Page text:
Writing Plan Phases
Collecting Baseline Data
First Edition Writing Plan
Second Edition Writing Plan
  • phase completed
  • phase in-progress

The School of Mathematics in the College of Science & Engineering offers Bachelor of Science and Bachelor of Arts degrees in mathematics and includes specializations in actuarial science, mathematical biology, computer applications of mathematics, and math education. Sixty-five faculty members teach more than 350 undergraduate student majors. Mathematics majors choose from a rich range of courses, and the major curriculum is further supplemented by technical electives and coursework in physics. Some students broaden career options by taking classes in complementary disciplines like engineering, physics, or economics. Undergraduate students also have numerous opportunities to get involved in research through UROP, REUs, and other undergraduate research programs.

Mathematics Writing Plan

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Writing in the School of Mathematics

The Mathematics faculty generated the following list in response to the question, “What characterizes academic and professional communication in this discipline?”

The School of Mathematics has identified communicating effectively as one of the central learning outcomes for its students.  Communicating about mathematics in both spoken and written words involves a balance between the logical precision required to create new mathematical facts and the recognition of the informal language that reflects how we think about and assimilate new mathematics.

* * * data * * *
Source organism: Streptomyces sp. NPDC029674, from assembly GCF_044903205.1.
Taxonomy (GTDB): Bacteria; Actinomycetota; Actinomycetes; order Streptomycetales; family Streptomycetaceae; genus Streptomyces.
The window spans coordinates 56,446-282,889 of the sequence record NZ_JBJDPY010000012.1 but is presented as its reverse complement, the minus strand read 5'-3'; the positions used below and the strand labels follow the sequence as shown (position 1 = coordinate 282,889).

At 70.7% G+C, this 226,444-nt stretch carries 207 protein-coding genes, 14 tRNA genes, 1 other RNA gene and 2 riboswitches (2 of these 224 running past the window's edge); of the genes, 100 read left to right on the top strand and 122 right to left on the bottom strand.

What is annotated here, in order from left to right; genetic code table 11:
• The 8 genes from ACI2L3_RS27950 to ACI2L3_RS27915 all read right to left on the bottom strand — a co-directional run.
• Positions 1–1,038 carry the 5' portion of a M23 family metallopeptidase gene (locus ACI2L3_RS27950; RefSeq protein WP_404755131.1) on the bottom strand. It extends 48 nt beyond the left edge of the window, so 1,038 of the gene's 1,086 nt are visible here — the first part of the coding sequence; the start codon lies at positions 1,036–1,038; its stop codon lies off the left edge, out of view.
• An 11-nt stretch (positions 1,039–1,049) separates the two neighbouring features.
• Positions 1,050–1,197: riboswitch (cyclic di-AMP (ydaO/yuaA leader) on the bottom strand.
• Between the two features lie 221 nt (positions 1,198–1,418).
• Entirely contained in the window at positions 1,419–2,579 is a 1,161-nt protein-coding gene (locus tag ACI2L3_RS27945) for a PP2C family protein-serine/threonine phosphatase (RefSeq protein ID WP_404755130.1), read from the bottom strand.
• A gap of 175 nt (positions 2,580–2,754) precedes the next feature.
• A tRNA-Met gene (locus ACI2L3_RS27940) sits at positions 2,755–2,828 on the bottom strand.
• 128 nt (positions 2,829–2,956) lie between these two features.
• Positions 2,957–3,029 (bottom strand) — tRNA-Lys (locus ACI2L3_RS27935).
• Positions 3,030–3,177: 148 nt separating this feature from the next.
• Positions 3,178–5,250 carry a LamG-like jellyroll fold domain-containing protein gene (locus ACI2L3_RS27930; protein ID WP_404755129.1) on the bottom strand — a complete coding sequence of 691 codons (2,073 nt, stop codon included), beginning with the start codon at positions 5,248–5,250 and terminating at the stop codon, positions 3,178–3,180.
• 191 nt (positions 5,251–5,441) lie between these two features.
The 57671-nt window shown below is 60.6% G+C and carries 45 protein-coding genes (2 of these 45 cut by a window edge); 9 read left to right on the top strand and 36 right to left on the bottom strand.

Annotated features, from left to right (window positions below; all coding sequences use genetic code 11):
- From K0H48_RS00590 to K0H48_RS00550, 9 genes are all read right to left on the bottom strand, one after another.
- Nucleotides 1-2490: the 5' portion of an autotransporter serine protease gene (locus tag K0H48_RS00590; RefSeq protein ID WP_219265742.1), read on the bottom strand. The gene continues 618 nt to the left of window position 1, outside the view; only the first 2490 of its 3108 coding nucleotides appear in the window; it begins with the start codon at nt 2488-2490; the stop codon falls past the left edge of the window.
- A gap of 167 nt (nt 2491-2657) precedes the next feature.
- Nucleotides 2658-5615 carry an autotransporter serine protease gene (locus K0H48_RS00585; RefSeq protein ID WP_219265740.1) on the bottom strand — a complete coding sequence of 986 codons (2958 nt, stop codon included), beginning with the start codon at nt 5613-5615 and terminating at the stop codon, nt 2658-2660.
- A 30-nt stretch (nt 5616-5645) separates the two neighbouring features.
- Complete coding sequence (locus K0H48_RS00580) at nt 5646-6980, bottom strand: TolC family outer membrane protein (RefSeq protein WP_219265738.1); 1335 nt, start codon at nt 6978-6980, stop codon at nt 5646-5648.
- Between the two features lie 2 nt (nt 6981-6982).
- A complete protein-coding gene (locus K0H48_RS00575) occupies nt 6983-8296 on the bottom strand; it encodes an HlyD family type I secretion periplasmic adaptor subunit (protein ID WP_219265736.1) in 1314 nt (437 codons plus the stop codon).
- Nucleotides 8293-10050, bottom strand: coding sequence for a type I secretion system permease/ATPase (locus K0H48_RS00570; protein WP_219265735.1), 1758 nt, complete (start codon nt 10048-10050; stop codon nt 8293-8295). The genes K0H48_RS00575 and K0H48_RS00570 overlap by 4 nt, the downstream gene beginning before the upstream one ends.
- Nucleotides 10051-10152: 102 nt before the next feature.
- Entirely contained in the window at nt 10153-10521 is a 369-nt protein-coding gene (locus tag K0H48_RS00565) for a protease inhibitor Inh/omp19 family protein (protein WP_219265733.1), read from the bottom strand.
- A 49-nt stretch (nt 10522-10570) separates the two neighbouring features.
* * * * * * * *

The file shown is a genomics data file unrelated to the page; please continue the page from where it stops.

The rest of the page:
At the upper-division level, instructors expect their math major students to engage in deeper mathematics and communicate effectively about it. Undergraduate majors regularly participate in courses at the 5000 level and above depending upon their preparation and specialization. At present, the Mathematics department places a large burden on our Sequences, Series, and Foundations courses, MATH 2283 and 3283W, to train students in the techniques of mathematical proof and clear exposition of those proofs. While many students are successful in these so called “transition courses,” members of the department agree that student performance can be improved with more practice and feedback on writing and communication.